Coker Connection Newsletter
Strategic Planning Retreats – An Ounce of Preparation Makes for a Pound of Future Success
- July 11, 2019
As the healthcare industry continuously evolves due to market and regulatory demands, hospitals are seeking some semblance of certainty. While strategic planning is still that — a plan — and will not protect organizations from all stresses of the industry, it can establish a clearer path for the near-term future. Moreover, developing a plan dedicates specific time to evaluating the known challenges facing your organization, contemplating potential future issues, and assessing the organization’s ability to adapt – all of which are valuable in facing continual change.
In the unfortunate cases where hospital administration becomes relatively far removed from their providers, who are the key financial and operational drivers, it is most likely a result of their focus on keeping up with the ever-increasing demands of the healthcare industry and government regulations. Thus, it is important to set aside time (such as via a strategic planning retreat) to bring together the administrative and clinical sides of the business to most comprehensively evaluate potential issues and prepare for anticipated changes expected in the near future.
The chief goals of a strategic planning retreat are as follows:
- Review current issues. Review areas that the hospital administration and clinical leaders are struggling with on a recurrent basis.
- Improve communication. Provide an open forum for stakeholders to voice their concerns within a productive atmosphere.
- Establish a vision. Develop a clear plan for the future based on an agreed-upon vision for the organization.
- Determine expectations. Clinical and administrative leaders indicate what they agree to complete going forward, as well as what they expect in return.
- Develop leaders. Build and identify potential leaders.
While many of the goals outlined above are intangible results of the retreat, there should also be a defined deliverable in the form of a strategic roadmap. Thus, a document (i.e., action plan) should be developed post-retreat with content inclusive of the following (to be tweaked based on the outcomes of the retreat):
- Goals for the upcoming period. Clear, quantifiable goals for the upcoming period (likely, the period until next retreat)
- Issues to address. Any problems identified via discussions that will be addressed through specific and measurable future initiatives
- Initiatives to implement. Agreed-upon initiatives that will be implemented among the medical and administrative staff to address the issues outlined above, respond to industry changes, and meet the mutual goals of the clinical and administrative leadership
- Action tracker. Well-defined next steps to meet the above-noted goals within the tangible initiatives, including a timeline for completion, the status of the action, and the responsible party.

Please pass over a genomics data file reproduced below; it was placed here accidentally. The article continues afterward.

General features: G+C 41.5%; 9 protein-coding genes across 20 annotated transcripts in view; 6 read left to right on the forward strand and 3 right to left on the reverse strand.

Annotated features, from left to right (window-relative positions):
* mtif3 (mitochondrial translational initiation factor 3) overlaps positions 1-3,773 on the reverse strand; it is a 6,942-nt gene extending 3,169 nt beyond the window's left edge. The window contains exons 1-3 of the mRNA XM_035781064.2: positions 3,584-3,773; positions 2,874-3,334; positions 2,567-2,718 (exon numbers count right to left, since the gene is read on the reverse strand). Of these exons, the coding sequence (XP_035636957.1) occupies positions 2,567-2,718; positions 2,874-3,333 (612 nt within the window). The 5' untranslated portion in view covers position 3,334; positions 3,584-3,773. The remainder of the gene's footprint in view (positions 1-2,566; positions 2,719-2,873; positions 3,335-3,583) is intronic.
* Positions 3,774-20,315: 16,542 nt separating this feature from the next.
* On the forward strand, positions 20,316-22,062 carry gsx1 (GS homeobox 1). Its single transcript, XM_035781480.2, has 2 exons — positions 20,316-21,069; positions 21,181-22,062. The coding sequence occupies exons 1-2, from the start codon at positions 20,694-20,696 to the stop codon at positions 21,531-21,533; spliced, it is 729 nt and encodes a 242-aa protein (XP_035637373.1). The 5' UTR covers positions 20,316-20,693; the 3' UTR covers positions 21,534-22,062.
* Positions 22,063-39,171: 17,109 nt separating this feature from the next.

The overarching purpose of the retreat should be to establish a single focal point to ensure all parties are working toward the same end goal. Thus, when separate meetings occur to address more specific issues, this guidance document should be consulted to ensure any additional initiatives either align with or build upon those outlined in the strategic plan.
To ensure adherence to this plan, a hospital representative (likely the CSO, COO, or CMO) should be identified to continuously review the document and ensure all parties are driving toward the accomplishment of the defined goals. (In most organizations, this would also be in concert with the Board.) Further, the leadership should celebrate their successes, as well as evaluate the initiatives that were not achieved, during a subsequent retreat to determine how to move forward with those items and assess how or why these fell short.
While the frequency of strategic planning retreats will depend on the organization itself, there is significant support for conducting them annually. Yearly meetings allow for making considerable progress on all initiatives and for realizing additional issues/changes before developing a new strategic plan. Moreover, it will enable administration and providers to set yearly goals for the organization tied to adequate financial projections, based on realistic projections. With that said, it may be beneficial to have more frequent, tactical sessions with specific subgroups of individuals (i.e., particular specialties, individual facilities, administrative functions) to respond to the initiatives outlined by the retreat. This initiative will allow each area to define the specific steps needed to implement these activities and will provide a forum for highlighting more granular issues that should be evaluated at a higher level.
For further insight, Aimee Greeter and Taylor Harrison have written white papers on strategic retreats for both private practice groups as well as hospitals and health systems. Contact us today to see how Coker Group can help facilitate an effective and worthwhile strategic retreat for your organization.